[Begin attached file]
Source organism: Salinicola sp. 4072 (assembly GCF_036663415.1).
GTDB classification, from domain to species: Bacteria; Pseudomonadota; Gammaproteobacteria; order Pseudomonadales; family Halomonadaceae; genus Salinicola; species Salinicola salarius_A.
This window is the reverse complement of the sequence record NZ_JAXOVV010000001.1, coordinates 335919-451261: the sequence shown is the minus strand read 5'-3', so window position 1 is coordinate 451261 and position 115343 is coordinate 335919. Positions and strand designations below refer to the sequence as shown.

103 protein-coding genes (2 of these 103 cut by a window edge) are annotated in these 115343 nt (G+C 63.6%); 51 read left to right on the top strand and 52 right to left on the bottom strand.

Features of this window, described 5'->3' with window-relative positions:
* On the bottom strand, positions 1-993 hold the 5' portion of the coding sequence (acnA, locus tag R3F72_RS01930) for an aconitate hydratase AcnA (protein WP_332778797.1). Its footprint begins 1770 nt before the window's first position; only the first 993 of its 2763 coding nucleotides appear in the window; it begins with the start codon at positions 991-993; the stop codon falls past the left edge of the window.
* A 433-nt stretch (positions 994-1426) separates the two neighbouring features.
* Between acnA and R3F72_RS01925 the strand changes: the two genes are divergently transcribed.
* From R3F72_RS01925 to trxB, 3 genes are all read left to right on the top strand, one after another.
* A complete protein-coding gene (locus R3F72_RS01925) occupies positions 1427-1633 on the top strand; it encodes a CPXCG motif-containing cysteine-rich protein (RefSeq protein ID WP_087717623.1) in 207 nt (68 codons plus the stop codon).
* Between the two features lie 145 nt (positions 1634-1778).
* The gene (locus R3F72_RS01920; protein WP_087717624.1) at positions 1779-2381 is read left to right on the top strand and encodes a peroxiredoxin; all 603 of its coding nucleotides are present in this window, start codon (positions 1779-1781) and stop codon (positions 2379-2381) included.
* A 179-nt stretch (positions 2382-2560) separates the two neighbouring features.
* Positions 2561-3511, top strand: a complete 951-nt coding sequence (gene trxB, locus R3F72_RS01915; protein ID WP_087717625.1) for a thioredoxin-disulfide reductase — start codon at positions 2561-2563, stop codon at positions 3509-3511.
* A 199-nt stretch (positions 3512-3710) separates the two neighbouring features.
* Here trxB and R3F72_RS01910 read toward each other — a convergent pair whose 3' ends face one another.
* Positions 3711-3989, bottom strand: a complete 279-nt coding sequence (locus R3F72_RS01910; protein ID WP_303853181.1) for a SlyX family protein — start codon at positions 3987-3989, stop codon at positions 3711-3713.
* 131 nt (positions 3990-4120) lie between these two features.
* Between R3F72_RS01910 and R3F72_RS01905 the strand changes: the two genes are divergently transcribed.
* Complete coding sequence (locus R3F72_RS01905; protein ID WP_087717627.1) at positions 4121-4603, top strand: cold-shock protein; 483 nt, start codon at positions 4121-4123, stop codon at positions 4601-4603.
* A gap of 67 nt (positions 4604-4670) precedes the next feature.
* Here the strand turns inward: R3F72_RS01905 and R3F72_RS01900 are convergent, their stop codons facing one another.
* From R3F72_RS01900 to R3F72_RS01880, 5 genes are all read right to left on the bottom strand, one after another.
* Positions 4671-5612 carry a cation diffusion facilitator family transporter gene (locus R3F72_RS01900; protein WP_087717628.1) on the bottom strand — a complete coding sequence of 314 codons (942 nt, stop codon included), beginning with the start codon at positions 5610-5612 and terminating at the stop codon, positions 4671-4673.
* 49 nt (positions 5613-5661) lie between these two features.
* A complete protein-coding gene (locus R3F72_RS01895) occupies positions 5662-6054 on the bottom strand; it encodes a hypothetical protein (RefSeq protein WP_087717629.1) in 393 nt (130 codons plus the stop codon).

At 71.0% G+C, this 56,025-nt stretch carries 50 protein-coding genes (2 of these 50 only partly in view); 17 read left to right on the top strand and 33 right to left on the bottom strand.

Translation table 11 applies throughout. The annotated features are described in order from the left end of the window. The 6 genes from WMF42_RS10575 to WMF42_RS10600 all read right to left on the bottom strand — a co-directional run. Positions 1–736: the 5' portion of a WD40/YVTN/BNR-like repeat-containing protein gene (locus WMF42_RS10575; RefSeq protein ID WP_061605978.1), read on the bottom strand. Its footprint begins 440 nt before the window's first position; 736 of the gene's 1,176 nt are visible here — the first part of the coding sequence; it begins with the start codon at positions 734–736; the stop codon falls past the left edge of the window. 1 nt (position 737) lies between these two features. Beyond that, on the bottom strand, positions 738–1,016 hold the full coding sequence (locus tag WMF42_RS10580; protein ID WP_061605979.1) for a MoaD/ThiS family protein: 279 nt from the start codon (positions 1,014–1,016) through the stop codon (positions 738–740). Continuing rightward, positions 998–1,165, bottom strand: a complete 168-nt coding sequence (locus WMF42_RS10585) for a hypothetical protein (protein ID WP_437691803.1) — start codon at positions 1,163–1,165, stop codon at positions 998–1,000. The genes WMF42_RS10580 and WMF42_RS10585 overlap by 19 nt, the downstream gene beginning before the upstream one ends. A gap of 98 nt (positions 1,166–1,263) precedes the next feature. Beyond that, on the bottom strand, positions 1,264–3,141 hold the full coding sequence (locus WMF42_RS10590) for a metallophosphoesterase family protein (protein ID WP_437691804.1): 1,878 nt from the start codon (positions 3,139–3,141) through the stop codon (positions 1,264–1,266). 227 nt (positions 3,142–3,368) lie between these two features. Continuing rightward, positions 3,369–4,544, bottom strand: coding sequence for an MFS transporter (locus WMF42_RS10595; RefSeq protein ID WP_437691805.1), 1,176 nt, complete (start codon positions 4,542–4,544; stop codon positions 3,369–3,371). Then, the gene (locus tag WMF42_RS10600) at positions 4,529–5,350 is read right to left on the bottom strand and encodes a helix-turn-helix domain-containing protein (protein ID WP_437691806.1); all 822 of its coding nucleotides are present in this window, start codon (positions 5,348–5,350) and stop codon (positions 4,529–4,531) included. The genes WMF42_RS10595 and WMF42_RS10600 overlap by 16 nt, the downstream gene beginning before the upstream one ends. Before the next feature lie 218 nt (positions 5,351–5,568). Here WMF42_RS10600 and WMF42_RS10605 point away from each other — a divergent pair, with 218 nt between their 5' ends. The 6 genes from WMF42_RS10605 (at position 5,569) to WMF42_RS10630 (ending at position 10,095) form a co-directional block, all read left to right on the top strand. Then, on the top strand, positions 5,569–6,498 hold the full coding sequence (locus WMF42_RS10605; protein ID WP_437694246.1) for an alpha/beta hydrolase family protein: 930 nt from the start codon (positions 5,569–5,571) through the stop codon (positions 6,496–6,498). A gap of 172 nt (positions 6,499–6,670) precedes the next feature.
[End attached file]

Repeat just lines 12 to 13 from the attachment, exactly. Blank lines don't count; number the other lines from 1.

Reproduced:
* The gene (locus R3F72_RS01920; protein WP_087717624.1) at positions 1779-2381 is read left to right on the top strand and encodes a peroxiredoxin; all 603 of its coding nucleotides are present in this window, start codon (positions 1779-1781) and stop codon (positions 2379-2381) included.
* A 179-nt stretch (positions 2382-2560) separates the two neighbouring features.